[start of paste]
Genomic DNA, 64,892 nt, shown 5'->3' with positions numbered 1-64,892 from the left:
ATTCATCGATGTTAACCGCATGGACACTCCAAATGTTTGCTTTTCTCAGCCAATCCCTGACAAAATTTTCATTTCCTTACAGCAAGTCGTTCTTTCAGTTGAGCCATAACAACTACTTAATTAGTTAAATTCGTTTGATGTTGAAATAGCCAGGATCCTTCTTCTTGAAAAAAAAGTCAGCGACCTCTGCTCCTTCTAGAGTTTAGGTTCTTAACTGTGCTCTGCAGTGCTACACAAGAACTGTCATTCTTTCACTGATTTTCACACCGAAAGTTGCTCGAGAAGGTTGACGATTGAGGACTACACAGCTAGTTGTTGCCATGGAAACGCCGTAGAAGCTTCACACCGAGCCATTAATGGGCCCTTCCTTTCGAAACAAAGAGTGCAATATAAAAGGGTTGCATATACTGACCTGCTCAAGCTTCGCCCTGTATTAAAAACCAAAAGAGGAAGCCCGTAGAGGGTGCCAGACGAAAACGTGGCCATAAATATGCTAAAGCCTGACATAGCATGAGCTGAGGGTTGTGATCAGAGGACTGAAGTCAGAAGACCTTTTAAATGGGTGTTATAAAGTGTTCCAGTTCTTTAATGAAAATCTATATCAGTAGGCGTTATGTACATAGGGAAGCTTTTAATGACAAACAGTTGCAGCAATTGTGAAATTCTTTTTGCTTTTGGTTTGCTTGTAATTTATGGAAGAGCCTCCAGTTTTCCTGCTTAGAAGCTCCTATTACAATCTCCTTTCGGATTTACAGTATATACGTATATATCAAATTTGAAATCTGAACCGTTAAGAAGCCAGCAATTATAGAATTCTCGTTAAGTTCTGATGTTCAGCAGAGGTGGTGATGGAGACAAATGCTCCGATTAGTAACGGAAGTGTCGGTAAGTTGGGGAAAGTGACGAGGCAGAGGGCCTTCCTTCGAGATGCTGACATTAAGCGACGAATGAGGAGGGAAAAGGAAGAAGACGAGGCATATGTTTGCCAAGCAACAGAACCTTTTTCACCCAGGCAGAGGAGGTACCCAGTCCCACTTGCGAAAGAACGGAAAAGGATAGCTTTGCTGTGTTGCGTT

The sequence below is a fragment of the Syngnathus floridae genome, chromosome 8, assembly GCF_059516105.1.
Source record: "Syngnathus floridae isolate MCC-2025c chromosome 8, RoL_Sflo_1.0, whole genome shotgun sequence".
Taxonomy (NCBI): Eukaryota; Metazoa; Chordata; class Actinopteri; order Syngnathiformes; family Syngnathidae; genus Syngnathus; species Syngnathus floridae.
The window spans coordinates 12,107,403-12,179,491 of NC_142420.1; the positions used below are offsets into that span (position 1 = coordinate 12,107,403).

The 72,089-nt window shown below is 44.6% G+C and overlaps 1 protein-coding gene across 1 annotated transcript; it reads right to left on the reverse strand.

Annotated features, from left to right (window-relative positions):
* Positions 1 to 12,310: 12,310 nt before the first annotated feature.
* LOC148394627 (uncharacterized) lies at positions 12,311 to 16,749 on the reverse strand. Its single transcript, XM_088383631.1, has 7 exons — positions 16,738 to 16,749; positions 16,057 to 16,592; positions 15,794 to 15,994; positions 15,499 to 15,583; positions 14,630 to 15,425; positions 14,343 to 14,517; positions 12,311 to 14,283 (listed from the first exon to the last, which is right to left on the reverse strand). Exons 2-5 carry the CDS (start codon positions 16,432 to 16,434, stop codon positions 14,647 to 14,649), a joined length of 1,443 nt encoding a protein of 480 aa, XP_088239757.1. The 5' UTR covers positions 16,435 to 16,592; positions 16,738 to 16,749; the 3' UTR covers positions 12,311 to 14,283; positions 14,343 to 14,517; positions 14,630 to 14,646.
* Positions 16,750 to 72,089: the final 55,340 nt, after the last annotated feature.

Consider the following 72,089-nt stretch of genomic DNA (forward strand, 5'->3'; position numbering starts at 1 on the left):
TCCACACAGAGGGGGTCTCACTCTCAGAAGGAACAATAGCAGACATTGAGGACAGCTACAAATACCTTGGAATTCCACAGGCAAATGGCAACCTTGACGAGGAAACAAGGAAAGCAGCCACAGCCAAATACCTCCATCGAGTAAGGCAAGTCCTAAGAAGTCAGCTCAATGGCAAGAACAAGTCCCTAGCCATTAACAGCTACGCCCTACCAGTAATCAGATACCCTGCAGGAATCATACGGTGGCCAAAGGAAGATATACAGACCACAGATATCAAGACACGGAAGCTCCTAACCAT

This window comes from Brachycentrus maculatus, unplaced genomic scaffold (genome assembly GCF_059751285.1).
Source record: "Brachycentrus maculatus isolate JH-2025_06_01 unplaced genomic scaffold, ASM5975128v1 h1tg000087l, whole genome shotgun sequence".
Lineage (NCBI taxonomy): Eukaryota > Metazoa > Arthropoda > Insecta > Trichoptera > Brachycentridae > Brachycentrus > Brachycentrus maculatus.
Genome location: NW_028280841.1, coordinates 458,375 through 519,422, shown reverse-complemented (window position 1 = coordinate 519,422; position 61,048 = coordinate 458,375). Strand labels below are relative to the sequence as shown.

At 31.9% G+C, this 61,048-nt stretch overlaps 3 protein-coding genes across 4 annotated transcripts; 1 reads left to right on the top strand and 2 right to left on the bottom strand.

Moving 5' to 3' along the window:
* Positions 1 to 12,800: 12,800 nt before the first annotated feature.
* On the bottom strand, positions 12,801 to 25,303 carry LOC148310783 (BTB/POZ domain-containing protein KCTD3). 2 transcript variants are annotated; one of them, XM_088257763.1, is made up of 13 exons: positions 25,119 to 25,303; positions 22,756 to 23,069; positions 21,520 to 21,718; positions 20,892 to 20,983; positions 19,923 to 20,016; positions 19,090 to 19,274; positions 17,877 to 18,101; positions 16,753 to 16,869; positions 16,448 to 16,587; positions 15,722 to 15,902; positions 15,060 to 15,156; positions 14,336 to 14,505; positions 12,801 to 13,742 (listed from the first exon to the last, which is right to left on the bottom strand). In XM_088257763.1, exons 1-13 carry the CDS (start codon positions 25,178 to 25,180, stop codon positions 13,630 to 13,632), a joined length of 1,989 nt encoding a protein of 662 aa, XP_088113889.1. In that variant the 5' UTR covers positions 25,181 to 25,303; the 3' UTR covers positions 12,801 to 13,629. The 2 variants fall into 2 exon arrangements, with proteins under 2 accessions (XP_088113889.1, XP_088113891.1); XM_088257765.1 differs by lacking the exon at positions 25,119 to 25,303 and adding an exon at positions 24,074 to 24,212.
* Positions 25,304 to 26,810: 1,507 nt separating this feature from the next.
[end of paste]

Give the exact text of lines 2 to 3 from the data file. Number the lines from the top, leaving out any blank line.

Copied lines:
ATTCATCGATGTTAACCGCATGGACACTCCAAATGTTTGCTTTTCTCAGCCAATCCCTGACAAAATTTTCATTTCCTTACAGCAAGTCGTTCTTTCAGTTGAGCCATAACAACTACTTAATTAGTTAAATTCGTTTGATGTTGAAATAGCCAGGATCCTTCTTCTTGAAAAAAAAGTCAGCGACCTCTGCTCCTTCTAGAGTTTAGGTTCTTAACTGTGCTCTGCAGTGCTACACAAGAACTGTCATTCTTTCACTGATTTTCACACCGAAAGTTGCTCGAGAAGGTTGACGATTGAGGACTACACAGCTAGTTGTTGCCATGGAAACGCCGTAGAAGCTTCACACCGAGCCATTAATGGGCCCTTCCTTTCGAAACAAAGAGTGCAATATAAAAGGGTTGCATATACTGACCTGCTCAAGCTTCGCCCTGTATTAAAAACCAAAAGAGGAAGCCCGTAGAGGGTGCCAGACGAAAACGTGGCCATAAATATGCTAAAGCCTGACATAGCATGAGCTGAGGGTTGTGATCAGAGGACTGAAGTCAGAAGACCTTTTAAATGGGTGTTATAAAGTGTTCCAGTTCTTTAATGAAAATCTATATCAGTAGGCGTTATGTACATAGGGAAGCTTTTAATGACAAACAGTTGCAGCAATTGTGAAATTCTTTTTGCTTTTGGTTTGCTTGTAATTTATGGAAGAGCCTCCAGTTTTCCTGCTTAGAAGCTCCTATTACAATCTCCTTTCGGATTTACAGTATATACGTATATATCAAATTTGAAATCTGAACCGTTAAGAAGCCAGCAATTATAGAATTCTCGTTAAGTTCTGATGTTCAGCAGAGGTGGTGATGGAGACAAATGCTCCGATTAGTAACGGAAGTGTCGGTAAGTTGGGGAAAGTGACGAGGCAGAGGGCCTTCCTTCGAGATGCTGACATTAAGCGACGAATGAGGAGGGAAAAGGAAGAAGACGAGGCATATGTTTGCCAAGCAACAGAACCTTTTTCACCCAGGCAGAGGAGGTACCCAGTCCCACTTGCGAAAGAACGGAAAAGGATAGCTTTGCTGTGTTGCGTT

The sequence below is a fragment of the Syngnathus floridae genome, chromosome 8, assembly GCF_059516105.1.